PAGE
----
Talking sticks, restorative practices build cooperation

Lindsey Pointer facilitates a connection circle using a talking piece.

By Lindsey Pointer, Rotary Global Grant Scholar

During the recent U.S. government shut down, a bipartisan group of roughly two-dozen senators helped craft the funding deal to reopen the government. The group used a “talking stick” as a tool to facilitate their meeting, only allowing the senator with the stick to speak in an effort to cut down on interruptions. Continue reading

Clean water for Fante Mayera, Ghana

Albert Essien, left, visits the stream that is a source of water for the village.

By Albert Essien, Rotary Club of Tema Meridian, Ghana

Fante Mayera is a medium-size rural community of about 800 people in the greater Accra region of Ghana. In August, I visited the community with the manager of the Rotary-USAID partnership in Ghana and other officials to meet with villagers and check on the progress of a borehole and latrine. I had been part of an initial visit with my Rotary club in 2016 to assess conditions there, and it was exciting to return and see the difference this important collaboration is making. Continue reading

7 steps for submitting an outstanding peace fellowship application

A Rotary Peace Fellow at the 2017 Convention in Atlanta.

By Sarah Cunningham, Marketing and Recruitment Specialist at The Rotary Foundation

Although the application window for fellowship programs is generally short, applying for a fellowship is a long-term process requiring research, planning, outreach, and perseverance. Here are seven critical application steps we’ve learned from 15 years reviewing and selecting finalists for the Rotary Peace Fellowship. Continue reading

Two brothers take aim at eliminating hepatitis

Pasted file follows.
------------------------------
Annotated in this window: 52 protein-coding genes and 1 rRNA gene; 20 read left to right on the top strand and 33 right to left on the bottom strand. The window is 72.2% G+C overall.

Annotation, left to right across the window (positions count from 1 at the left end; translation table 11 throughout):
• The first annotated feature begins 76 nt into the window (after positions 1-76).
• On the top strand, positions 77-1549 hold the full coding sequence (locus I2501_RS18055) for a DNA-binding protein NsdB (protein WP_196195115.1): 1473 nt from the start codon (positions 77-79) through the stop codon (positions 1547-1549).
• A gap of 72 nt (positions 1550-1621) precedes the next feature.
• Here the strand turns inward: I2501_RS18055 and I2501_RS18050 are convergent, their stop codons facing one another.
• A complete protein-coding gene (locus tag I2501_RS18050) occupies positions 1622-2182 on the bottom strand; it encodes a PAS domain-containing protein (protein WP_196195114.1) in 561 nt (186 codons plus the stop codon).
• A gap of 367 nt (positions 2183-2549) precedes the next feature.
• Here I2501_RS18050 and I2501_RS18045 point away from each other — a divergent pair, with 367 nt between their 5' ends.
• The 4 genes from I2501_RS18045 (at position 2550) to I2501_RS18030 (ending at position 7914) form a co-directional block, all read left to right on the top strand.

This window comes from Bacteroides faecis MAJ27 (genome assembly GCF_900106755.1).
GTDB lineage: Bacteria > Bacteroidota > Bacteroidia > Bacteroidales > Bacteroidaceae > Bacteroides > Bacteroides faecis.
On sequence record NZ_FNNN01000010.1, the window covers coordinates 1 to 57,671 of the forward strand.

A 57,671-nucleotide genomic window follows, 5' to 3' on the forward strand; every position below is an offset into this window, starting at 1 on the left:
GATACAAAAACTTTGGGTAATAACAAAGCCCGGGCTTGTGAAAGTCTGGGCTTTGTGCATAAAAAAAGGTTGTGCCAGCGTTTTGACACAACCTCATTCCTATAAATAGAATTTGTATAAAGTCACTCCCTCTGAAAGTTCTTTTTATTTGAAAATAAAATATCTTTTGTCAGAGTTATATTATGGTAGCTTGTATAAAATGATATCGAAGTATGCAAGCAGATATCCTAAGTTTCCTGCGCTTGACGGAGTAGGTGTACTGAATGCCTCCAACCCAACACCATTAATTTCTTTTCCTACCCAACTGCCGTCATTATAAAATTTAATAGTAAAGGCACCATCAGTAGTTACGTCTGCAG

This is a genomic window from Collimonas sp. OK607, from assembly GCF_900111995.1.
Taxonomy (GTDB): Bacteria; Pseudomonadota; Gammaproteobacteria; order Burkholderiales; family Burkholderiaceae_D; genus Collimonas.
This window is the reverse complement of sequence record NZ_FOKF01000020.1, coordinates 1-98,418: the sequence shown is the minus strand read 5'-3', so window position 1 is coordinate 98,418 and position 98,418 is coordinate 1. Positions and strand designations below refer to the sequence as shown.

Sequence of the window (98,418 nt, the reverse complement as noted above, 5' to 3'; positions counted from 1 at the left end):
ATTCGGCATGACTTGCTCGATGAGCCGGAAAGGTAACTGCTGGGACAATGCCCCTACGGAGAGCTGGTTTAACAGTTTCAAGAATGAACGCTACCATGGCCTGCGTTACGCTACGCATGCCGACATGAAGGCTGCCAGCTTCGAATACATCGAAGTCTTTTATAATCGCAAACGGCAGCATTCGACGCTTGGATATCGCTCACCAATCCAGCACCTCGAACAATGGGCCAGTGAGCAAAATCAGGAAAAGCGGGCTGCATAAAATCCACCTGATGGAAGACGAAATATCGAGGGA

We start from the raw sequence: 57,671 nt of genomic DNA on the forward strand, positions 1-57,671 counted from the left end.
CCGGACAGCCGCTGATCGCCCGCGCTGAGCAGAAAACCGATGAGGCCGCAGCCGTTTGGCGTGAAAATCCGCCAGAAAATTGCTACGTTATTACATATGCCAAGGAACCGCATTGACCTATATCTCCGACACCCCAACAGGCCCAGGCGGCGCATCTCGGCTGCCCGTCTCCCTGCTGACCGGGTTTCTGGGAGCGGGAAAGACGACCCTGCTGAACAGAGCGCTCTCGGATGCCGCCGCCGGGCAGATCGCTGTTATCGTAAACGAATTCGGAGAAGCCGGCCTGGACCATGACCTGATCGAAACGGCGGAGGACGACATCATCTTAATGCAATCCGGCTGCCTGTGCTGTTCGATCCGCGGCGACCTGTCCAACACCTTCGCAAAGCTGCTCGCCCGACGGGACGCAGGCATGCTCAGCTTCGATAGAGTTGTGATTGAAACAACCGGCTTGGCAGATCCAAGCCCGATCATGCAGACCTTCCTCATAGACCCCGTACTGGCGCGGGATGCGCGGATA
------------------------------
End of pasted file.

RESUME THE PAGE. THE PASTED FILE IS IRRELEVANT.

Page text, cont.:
In front of the hydroelectric power plant in Foz do Iguaçu, Brazil. About 11,000 cubic meters of water pass over the dam a second.

By Fred Mesquita, Rotary Club of São Paulo-Jardim das Bandeiras, São Paulo, Brazil

Two brothers, a car, one important social cause, a lot of courage, and many adventures along the way. That’s how our Expedition “Me Leva Junto” (Take me with you) began in October 2015, now more commonly known as the “Hepatitis Zero Expedition.”

My brother José Eduardo and I completed the first stage of our expedition, the Americas, in December, traveling through 20 countries and visiting 274 cities on the American continent. All our efforts are volunteer; there is no sponsorship from any company or organization. Continue reading

Rediscovering traditional justice in Africa

George Chacha

By George Chacha, 2013 Rotary Peace Fellow at Chulalongkorn University, Bangkok, Thailand

Before Europeans colonized much of Africa, local villagers had their own way of resolving conflicts through traditional justice systems. The community would select a certain number of elders, who they felt most suitable for deciding cases, to handle disputes. A distinctive characteristic of these traditional justice systems is that they primarily sought to heal relations between victims and offenders, in contrast to English Common Law, which by and large seeks to punish offenders as a deterrent to further offenses. Continue reading

My return to Minneapolis after 7 years

Rotary Scholar Anna Ueda with Rotarians in Minneapolis, Minnesota, USA

By Anna Ueda, 2010-11 Rotary Foundation Ambassadorial Scholar